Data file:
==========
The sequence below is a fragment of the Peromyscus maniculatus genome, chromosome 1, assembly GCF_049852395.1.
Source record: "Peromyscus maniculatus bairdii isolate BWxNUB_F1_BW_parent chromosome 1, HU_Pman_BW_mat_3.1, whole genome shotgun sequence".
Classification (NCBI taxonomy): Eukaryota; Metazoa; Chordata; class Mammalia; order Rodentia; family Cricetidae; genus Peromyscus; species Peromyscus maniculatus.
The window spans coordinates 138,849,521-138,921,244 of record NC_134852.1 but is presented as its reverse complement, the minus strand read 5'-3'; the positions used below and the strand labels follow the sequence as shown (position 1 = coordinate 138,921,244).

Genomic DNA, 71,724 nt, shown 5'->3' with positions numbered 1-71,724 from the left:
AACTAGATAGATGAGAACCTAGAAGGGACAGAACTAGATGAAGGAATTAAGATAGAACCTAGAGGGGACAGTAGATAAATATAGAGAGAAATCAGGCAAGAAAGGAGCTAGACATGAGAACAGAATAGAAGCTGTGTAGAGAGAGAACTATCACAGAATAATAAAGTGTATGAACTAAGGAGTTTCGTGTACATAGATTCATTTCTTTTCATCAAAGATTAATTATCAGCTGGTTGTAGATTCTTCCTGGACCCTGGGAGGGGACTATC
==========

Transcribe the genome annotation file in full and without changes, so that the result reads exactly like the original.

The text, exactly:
The sequence below is a fragment of the Peromyscus maniculatus genome, chromosome 1, assembly GCF_049852395.1.
Source record: "Peromyscus maniculatus bairdii isolate BWxNUB_F1_BW_parent chromosome 1, HU_Pman_BW_mat_3.1, whole genome shotgun sequence".
Classification (NCBI taxonomy): Eukaryota; Metazoa; Chordata; class Mammalia; order Rodentia; family Cricetidae; genus Peromyscus; species Peromyscus maniculatus.
The window spans coordinates 138,849,521-138,921,244 of record NC_134852.1 but is presented as its reverse complement, the minus strand read 5'-3'; the positions used below and the strand labels follow the sequence as shown (position 1 = coordinate 138,921,244).

Genomic DNA, 71,724 nt, shown 5'->3' with positions numbered 1-71,724 from the left:
AACTAGATAGATGAGAACCTAGAAGGGACAGAACTAGATGAAGGAATTAAGATAGAACCTAGAGGGGACAGTAGATAAATATAGAGAGAAATCAGGCAAGAAAGGAGCTAGACATGAGAACAGAATAGAAGCTGTGTAGAGAGAGAACTATCACAGAATAATAAAGTGTATGAACTAAGGAGTTTCGTGTACATAGATTCATTTCTTTTCATCAAAGATTAATTATCAGCTGGTTGTAGATTCTTCCTGGACCCTGGGAGGGGACTATC